The church at that time consisted of a nave and a lower chancel. During the 19th century a porch was constructed on the northern side, with further construction being carried out in 1873, with the addition of an organ chamber, designed by architect Richard Kyrke Penson. During the First World War years, All Saints Church was reconstructed; a new nave and chancel were added in 1915.
A century passed before further construction was carried out when in 2017, an additional porch was constructed. During the works, Glamorgan-Gwent Archaeological Trust excavated the land and discovered a complete skeleton and the remains of a further 13 bodies.
Also buried there is Dr Thomas Bowdler (pic left) (1754 – 1825), the man who Bowdlerised Shakespeare, taking out all the rude words. Also, William Jenkins (1847 – 1883), crew member of the Mumbles lifeboat who perished during Mumbles Lifeboat Disaster, 1883
In the 1870s, the “Bells of Santiago” were installed in the Bell Tower. The bells (pic right) survived the devasting fire of Jesus Church de la Campana, in Santiago, Chile, in December 1863, that claimed over 2,000 lives. The bells were sold for scrap and purchased by Graham Vivian, who shipped them back to Swansea. Initially they were meant to be installed at Clyne Chapel but in 1964, the bells were taken down as they the tower couldn’t support their weight. Finally, in 2010 the bells were gifted back to the people of Chile.
Returning to the Romans; what else did they introduce to the UK along with censuses, straight roads, public libraries and the police? It is thought that they introduced the delicacy of oysters. Oyster farming was first practised by the Romans as early as the 1st century. As the Romans conquered new territories, oyster beds were created and established around the British coast, the oysters were then exported to Rome. With the fall of the Roman Empire, oysters lost favour as a delicacy, but in the 11th Century, the Normans revived the Roman practise.
During the Middle Ages, the Church introduced and imposed days where only fish could be eaten. By the reign of Elizabeth I, oyster beds were established in South Wales, with two of the most important beds located in Swansea Bay and Port Eynon.
The importance of the oyster bed, located at Oystermouth, was described by the first Duke of Beaufort, Henry Somerset, as the most prolific in the British Isles, in 1684. During the Renaissance period, oysters were popular with the wealthy, but it was on the backs of the working population, working long and back breaking hours to harvest and gather the oysters.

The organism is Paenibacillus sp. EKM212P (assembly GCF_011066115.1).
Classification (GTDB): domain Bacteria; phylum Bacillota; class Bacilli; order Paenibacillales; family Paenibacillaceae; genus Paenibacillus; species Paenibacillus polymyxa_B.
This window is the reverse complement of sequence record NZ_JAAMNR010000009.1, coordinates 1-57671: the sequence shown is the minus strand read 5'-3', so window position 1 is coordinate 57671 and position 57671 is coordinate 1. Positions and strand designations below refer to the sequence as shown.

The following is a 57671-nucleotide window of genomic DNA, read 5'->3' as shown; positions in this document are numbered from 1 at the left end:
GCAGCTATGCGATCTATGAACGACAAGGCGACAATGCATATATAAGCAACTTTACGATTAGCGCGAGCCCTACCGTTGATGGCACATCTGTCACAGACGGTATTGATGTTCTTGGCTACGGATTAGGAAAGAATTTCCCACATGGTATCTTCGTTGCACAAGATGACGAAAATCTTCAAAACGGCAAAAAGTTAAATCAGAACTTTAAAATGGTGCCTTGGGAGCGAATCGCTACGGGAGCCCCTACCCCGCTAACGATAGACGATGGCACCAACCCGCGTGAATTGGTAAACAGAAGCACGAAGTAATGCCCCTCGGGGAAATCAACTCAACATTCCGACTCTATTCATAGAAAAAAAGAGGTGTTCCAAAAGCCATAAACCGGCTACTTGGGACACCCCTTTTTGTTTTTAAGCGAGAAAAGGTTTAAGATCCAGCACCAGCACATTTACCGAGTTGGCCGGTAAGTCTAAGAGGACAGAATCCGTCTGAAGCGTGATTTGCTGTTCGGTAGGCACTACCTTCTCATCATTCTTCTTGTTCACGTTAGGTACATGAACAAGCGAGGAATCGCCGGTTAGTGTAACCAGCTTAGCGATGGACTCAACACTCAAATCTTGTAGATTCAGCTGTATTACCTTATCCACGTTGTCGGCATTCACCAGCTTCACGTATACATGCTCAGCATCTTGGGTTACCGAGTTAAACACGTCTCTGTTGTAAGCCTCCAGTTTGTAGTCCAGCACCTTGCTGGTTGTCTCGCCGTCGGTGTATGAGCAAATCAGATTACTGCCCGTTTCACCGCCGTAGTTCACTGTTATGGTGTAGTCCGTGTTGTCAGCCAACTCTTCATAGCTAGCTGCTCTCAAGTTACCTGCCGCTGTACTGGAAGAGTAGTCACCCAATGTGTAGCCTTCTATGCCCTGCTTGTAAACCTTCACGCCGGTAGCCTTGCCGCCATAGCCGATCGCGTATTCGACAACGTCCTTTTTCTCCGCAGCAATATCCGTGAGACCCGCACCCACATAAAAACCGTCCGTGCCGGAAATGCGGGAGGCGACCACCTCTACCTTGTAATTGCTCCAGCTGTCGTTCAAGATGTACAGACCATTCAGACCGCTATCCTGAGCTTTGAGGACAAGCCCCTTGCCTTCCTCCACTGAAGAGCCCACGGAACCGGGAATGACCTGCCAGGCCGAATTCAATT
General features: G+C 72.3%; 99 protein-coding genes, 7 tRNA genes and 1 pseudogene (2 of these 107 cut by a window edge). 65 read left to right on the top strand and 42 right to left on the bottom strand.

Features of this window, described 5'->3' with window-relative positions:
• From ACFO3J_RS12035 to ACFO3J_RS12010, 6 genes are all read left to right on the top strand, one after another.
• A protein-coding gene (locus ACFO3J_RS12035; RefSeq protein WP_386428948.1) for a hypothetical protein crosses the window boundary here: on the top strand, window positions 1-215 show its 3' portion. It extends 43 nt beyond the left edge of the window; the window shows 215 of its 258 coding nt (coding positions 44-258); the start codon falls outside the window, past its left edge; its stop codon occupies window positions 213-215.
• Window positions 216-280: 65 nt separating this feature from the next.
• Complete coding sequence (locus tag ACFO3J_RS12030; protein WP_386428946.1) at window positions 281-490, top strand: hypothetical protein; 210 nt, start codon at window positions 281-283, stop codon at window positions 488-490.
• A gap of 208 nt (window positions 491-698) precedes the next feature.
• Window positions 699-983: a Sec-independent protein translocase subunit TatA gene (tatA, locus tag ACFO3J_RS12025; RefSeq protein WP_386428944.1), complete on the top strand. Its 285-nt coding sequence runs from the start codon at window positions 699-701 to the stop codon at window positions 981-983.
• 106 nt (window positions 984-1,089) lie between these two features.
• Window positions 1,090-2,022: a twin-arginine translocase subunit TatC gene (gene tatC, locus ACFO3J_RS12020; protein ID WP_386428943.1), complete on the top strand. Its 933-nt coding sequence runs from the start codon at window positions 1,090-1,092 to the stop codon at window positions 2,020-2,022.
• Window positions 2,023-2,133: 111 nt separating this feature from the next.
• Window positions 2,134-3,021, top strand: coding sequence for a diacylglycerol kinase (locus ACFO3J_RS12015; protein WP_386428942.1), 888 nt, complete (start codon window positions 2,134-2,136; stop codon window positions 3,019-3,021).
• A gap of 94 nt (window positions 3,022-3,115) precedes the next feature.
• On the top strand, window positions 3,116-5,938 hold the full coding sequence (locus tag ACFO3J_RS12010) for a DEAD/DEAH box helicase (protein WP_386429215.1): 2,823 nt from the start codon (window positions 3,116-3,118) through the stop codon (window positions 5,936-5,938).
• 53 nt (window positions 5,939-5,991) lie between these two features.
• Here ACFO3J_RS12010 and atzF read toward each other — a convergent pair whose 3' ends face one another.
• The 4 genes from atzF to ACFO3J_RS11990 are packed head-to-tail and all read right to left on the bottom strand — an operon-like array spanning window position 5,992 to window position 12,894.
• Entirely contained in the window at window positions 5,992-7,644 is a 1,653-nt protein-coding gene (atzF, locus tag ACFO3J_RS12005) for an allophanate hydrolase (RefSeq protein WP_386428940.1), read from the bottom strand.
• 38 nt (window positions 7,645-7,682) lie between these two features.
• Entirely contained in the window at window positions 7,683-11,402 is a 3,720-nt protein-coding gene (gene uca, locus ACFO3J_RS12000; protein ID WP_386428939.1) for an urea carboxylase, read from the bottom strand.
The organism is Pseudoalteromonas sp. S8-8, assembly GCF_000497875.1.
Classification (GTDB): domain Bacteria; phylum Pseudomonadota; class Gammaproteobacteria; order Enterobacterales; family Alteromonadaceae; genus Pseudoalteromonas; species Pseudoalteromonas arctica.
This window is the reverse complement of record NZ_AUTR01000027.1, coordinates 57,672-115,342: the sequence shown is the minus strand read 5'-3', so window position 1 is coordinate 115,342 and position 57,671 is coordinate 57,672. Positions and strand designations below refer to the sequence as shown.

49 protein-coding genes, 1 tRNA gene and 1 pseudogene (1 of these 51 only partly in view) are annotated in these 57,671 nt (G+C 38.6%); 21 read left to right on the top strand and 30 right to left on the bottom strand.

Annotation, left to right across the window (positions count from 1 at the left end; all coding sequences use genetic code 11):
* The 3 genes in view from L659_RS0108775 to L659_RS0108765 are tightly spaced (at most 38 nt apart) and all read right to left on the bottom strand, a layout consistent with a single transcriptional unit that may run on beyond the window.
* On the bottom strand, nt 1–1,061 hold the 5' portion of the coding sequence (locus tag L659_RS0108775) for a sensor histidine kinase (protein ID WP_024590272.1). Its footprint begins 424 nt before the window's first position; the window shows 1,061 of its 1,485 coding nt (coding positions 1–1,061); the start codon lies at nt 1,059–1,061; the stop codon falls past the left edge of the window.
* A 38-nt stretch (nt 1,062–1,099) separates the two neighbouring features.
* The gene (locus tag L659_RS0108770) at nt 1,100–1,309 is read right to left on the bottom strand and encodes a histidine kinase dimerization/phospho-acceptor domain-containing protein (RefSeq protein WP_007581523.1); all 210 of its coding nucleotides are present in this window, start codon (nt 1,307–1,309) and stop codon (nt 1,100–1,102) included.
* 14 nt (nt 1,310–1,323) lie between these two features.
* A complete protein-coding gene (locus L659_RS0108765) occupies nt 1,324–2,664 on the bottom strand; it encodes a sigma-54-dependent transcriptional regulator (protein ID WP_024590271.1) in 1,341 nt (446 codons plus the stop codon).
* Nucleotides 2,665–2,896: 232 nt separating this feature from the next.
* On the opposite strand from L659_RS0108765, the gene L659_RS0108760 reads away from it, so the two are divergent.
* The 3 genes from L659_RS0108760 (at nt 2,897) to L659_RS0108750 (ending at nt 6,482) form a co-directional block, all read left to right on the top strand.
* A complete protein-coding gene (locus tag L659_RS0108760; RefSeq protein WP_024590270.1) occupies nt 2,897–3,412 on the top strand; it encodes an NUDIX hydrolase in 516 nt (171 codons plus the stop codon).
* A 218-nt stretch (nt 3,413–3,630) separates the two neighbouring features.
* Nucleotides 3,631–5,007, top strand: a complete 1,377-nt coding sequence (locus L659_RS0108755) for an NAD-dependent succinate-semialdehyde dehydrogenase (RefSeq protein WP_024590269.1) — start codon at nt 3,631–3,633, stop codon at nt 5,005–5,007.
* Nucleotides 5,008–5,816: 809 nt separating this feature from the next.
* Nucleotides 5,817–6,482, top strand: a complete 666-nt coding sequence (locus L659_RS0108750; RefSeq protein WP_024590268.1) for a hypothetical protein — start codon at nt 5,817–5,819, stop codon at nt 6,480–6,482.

Writers have used oysters as a subject matter in their novels. Jonathan Swift, in “Gulliver’s Travels” (right), 1726, describes his protagonist Lemuel Gulliver, who after being shipwrecked and washed up in the country of Lilliput, was taken prisoner by the local 6-inch-tall inhabitants. Gulliver scavenged for oysters, eating them raw.
A century later Charles Dickens featured oysters in his debut novel “The Pickwick Papers”, 1836, when cockney Sam Weller states “Poverty and oysters always seem to go together……..”. In “A Christmas Carol”, 1843, Dickens describes Scrooge as “Solitary as an oyster……”
During the Victorian Period, what was previously a luxury for the wealthy, became available for the poor to enjoy. Oysters were dredged in vast quantities and with the advancement of the railways, could be transported easily to all parts of the country.
Locally, at the height of the oyster trade, oyster dredging was the focus of village life in Oystermouth, where up to 200 oyster sketches landed over 9 million oysters, peaking during 1871 with 18 million brought ashore. The Mumbles Railway also played a critical part with transportation of these oysters. The 1890s saw the introduction in Mumbles of the Carpetbag Steak, a steak that is stuffed with an oyster.
The annual Oyster Fair was held in Oystermouth and started the oyster season in September. Sadly, during the late 19th and early 20th centuries, the oyster population was in decline, and during the 1920s, a disease, resulted in wiping out all oyster beds both here in the UK and in Europe.
So, what does the future hold for the oyster? The Mumbles Oyster Company was established to restore the native oyster to Mumbles. They have established a 35 hectare oyster farm off the coast of Mumbles in an area of derelict oyster beds close to the pier and lifeboat station. www.mumblesoystercompany.co.uk
If you had an ancestor who fished for oysters, please drop me a line.
Charles is a researcher and family historian. If you have a question regarding your family history that you’d like to put to Charles, he can be contacted at: firstname.lastname@example.org he’d be delighted to hear from you
Many thanks to Mansel Lovering, who wrote me a letter, in regard to the article ‘Games and Names’ in the June issue of Bay. He knew Cyril Cupid and had fond memories of him and his family. Here’s an extract from his letter:
Thank you for the article on Cyril Cupid.
He was a real gent.
At nearly 90, I grew up on Gors Road near Cwmbwrla. My mother was from there, but my father hailed from Jersey Marine. She would write letters to him whilst courting and ask Cyril to post them when he passed the post box on his way home. He delivered the evening paper to my mother’s home. In those days he was called Dougie Cupid by the people in the Gors area, including Percy Street (now named Meadow Street).
My father and mother married in 1928, so Cyril was a teenager when he posted the letters. Maybe Dougie was the name given to him by his fellow workers at Cwmfelin.
Talking about him to my wife, she said that she had been at school with Cyril’s daughter Coral, having lived new Llwyn Derw on Carmarthen Road.
Dougie Cupid is well remembered by me, and really deserves a finer road to be named after him.